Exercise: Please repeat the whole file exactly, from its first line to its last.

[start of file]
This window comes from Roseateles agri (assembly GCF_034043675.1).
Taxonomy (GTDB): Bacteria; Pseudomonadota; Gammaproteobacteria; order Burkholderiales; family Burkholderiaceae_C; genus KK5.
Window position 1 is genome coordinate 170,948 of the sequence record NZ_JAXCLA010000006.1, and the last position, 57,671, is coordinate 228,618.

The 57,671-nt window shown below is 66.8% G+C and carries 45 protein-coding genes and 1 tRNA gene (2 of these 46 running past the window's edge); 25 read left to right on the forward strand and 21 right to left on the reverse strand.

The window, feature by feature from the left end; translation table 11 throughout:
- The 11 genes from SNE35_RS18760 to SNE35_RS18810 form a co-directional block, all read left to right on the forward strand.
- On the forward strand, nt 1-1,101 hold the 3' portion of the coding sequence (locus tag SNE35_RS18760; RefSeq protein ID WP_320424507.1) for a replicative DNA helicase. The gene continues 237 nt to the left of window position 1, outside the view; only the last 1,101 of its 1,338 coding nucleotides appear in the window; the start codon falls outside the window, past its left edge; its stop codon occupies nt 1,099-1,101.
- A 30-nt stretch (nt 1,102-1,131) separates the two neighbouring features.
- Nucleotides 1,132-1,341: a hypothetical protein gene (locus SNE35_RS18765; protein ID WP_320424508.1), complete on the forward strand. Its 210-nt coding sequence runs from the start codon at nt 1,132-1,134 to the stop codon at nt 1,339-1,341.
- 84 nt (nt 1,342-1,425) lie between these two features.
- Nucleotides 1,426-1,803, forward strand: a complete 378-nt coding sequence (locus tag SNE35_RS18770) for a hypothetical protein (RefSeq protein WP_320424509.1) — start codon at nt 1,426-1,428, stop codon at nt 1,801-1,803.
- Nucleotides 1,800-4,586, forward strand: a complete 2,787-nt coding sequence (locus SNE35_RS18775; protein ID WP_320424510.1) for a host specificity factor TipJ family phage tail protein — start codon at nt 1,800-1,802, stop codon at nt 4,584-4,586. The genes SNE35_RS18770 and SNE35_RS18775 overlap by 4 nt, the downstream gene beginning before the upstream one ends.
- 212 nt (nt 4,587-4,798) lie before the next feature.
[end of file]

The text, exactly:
This window comes from Roseateles agri (assembly GCF_034043675.1).
Taxonomy (GTDB): Bacteria; Pseudomonadota; Gammaproteobacteria; order Burkholderiales; family Burkholderiaceae_C; genus KK5.
Window position 1 is genome coordinate 170,948 of the sequence record NZ_JAXCLA010000006.1, and the last position, 57,671, is coordinate 228,618.

The 57,671-nt window shown below is 66.8% G+C and carries 45 protein-coding genes and 1 tRNA gene (2 of these 46 running past the window's edge); 25 read left to right on the forward strand and 21 right to left on the reverse strand.

The window, feature by feature from the left end; translation table 11 throughout:
- The 11 genes from SNE35_RS18760 to SNE35_RS18810 form a co-directional block, all read left to right on the forward strand.
- On the forward strand, nt 1-1,101 hold the 3' portion of the coding sequence (locus tag SNE35_RS18760; RefSeq protein ID WP_320424507.1) for a replicative DNA helicase. The gene continues 237 nt to the left of window position 1, outside the view; only the last 1,101 of its 1,338 coding nucleotides appear in the window; the start codon falls outside the window, past its left edge; its stop codon occupies nt 1,099-1,101.
- A 30-nt stretch (nt 1,102-1,131) separates the two neighbouring features.
- Nucleotides 1,132-1,341: a hypothetical protein gene (locus SNE35_RS18765; protein ID WP_320424508.1), complete on the forward strand. Its 210-nt coding sequence runs from the start codon at nt 1,132-1,134 to the stop codon at nt 1,339-1,341.
- 84 nt (nt 1,342-1,425) lie between these two features.
- Nucleotides 1,426-1,803, forward strand: a complete 378-nt coding sequence (locus tag SNE35_RS18770) for a hypothetical protein (RefSeq protein WP_320424509.1) — start codon at nt 1,426-1,428, stop codon at nt 1,801-1,803.
- Nucleotides 1,800-4,586, forward strand: a complete 2,787-nt coding sequence (locus SNE35_RS18775; protein ID WP_320424510.1) for a host specificity factor TipJ family phage tail protein — start codon at nt 1,800-1,802, stop codon at nt 4,584-4,586. The genes SNE35_RS18770 and SNE35_RS18775 overlap by 4 nt, the downstream gene beginning before the upstream one ends.
- 212 nt (nt 4,587-4,798) lie before the next feature.